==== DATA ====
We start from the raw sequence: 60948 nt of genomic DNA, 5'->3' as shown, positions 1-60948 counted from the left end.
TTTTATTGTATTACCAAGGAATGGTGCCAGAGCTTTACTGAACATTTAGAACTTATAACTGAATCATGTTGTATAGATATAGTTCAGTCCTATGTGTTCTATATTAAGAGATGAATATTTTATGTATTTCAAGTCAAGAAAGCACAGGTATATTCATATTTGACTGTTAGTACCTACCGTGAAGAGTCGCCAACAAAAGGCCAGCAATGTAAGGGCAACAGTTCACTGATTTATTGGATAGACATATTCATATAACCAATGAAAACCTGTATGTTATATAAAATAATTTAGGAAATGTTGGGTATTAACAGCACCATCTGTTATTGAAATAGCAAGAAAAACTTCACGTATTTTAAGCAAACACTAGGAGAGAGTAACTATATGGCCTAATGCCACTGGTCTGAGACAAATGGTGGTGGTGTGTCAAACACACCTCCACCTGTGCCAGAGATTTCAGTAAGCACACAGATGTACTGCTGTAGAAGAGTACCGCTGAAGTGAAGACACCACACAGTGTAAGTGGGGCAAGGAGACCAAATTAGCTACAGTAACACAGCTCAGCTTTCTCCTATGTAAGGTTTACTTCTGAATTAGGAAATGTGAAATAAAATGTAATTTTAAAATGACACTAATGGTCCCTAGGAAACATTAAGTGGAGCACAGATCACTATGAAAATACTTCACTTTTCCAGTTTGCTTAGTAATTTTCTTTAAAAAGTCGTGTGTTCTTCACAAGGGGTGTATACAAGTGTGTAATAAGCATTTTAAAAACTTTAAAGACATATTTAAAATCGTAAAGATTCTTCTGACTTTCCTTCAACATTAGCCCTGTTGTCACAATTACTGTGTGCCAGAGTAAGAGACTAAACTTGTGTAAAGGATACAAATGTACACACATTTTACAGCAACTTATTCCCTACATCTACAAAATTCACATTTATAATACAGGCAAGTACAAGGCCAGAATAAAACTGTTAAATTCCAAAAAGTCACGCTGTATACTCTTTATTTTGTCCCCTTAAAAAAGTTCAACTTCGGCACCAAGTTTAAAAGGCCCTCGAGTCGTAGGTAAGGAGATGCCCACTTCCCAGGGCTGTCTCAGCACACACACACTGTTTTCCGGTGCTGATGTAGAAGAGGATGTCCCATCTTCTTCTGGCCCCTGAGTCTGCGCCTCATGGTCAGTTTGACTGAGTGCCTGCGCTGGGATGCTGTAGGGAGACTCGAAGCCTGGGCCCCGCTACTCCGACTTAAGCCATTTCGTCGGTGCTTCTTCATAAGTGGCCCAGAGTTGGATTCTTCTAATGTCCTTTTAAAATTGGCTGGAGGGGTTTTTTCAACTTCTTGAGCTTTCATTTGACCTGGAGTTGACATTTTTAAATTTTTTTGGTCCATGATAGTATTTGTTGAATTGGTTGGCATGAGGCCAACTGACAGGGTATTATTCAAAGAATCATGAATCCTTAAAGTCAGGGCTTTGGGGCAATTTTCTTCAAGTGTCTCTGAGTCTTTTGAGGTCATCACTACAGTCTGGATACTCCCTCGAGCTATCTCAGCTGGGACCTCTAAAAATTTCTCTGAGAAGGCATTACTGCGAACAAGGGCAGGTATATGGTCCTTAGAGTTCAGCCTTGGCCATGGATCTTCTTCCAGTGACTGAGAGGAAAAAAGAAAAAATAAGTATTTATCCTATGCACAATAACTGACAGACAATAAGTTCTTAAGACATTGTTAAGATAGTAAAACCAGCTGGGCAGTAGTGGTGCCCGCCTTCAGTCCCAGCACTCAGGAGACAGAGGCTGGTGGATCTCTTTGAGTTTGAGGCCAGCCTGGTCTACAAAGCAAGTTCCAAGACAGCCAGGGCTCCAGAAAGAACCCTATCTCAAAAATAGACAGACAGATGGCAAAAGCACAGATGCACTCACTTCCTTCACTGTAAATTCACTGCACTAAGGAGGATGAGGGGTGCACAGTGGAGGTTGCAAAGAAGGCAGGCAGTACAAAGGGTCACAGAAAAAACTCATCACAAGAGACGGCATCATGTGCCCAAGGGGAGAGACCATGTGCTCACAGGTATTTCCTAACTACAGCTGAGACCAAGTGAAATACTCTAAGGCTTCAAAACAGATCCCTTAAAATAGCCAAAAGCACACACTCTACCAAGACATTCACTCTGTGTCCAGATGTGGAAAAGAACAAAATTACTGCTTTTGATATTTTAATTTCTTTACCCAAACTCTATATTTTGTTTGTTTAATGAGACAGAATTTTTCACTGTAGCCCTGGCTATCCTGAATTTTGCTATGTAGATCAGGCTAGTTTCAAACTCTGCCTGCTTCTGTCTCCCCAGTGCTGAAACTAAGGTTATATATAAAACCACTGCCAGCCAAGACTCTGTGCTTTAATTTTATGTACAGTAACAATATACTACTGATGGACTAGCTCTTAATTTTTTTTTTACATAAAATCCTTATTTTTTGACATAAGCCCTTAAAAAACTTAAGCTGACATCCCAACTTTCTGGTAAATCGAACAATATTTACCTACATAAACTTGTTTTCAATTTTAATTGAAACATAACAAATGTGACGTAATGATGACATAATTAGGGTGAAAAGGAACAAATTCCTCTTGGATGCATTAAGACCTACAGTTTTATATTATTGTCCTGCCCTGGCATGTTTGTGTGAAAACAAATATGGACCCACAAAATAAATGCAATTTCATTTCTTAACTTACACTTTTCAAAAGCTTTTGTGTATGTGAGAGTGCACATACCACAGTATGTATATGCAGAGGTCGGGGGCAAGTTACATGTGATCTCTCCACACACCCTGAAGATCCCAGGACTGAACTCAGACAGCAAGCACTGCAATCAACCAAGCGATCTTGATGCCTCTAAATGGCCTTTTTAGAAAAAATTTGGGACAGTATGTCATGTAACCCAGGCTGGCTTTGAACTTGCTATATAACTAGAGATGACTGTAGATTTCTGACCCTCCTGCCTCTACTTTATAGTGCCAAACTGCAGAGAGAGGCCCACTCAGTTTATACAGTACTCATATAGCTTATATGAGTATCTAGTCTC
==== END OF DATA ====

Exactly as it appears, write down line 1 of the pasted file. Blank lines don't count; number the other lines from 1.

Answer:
We start from the raw sequence: 60948 nt of genomic DNA, 5'->3' as shown, positions 1-60948 counted from the left end.